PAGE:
The government is confident that small businesses and individuals with “straightforward tax affairs” will not have to pay for software as part of the digitisation of income tax self-assessments.
After several delays – including a recent decision to push back implementation by a further year – HM Revenue and Customs’ Making Tax Digital programme is set to finally expand to cover income tax self-assessment (ITSA) payments in April 2024. Self-employed people, small businesses and landlords that are registered for ITSA and generate annual business or property income in excess of £10,000 have until then to switch to the online system.
Doing so requires the use of a compatible software program; there are currently seven that have been approved by HMRC, three of which offer a free version. A further five are currently in development.
By comparison, the Making Tax Digital for VAT scheme, which has been in effect since 2019, offers users a choice of well over 500 certified compatible tools, including 21 free options.
The government’s minister for efficiency and transformation, Lord Theodore Agnew, said that “HMRC expects a similarly competitive market for MTD for Income Tax Self Assessment” as that which has developed for VAT payments.
“HMRC works closely with the software industry to ensure that businesses have access to products that suit their budgets and needs,” he said. “The introduction of Making Tax Digital for VAT has resulted in a competitive software market. Many businesses that were already using subscription-based accounting software before MTD saw their products upgraded for MTD compatibility for free. Several free and low-cost software products are available.”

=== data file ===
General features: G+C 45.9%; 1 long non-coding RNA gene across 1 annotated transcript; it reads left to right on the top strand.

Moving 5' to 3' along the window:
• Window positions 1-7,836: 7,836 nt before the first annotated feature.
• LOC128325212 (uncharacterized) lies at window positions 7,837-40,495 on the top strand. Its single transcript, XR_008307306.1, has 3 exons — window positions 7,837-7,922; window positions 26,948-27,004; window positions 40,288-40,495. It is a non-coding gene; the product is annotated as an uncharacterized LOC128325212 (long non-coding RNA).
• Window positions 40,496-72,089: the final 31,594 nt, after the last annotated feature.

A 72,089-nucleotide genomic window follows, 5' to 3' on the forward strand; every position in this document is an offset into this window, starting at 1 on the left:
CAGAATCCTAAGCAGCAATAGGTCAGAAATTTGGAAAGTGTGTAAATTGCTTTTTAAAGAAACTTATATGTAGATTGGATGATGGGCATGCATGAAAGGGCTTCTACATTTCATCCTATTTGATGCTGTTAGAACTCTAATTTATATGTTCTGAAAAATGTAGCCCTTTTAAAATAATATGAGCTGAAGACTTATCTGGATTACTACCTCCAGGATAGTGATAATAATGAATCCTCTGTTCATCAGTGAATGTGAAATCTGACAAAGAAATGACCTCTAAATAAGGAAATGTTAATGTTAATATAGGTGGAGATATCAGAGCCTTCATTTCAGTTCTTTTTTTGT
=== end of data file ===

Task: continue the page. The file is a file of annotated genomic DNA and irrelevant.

The minister added that, for the digitisation of income tax, those with uncomplicated needs should be able to switch the online system without having to pay for new software products or subscriptions.
“The government remains committed to working with software suppliers to ensure there are free MTD for Income Tax Self Assessment software products for businesses with straightforward tax affairs,” he added.
Of the seven software applications currently approved for the new digital ITSA regime, two are designed purely for use by businesses or individuals themselves, while one is specifically for professional tax agents working on behalf of clients. The other four can be used by either businesses or their appointed agents.
Individuals and businesses that make self-assessed payments have until 6 April 2024 to make the switch to the online system, while the deadline for general partnerships is April 2025. More complex partnership models will follow at some – as-yet-unspecified – point thereafter.
Agnew’s comments were made in answer to a written parliamentary question from non-affiliated life peer Lord Taylor of Warwick.
Sam Trendall is editor of PublicTechnology, where a version of this story first appeared.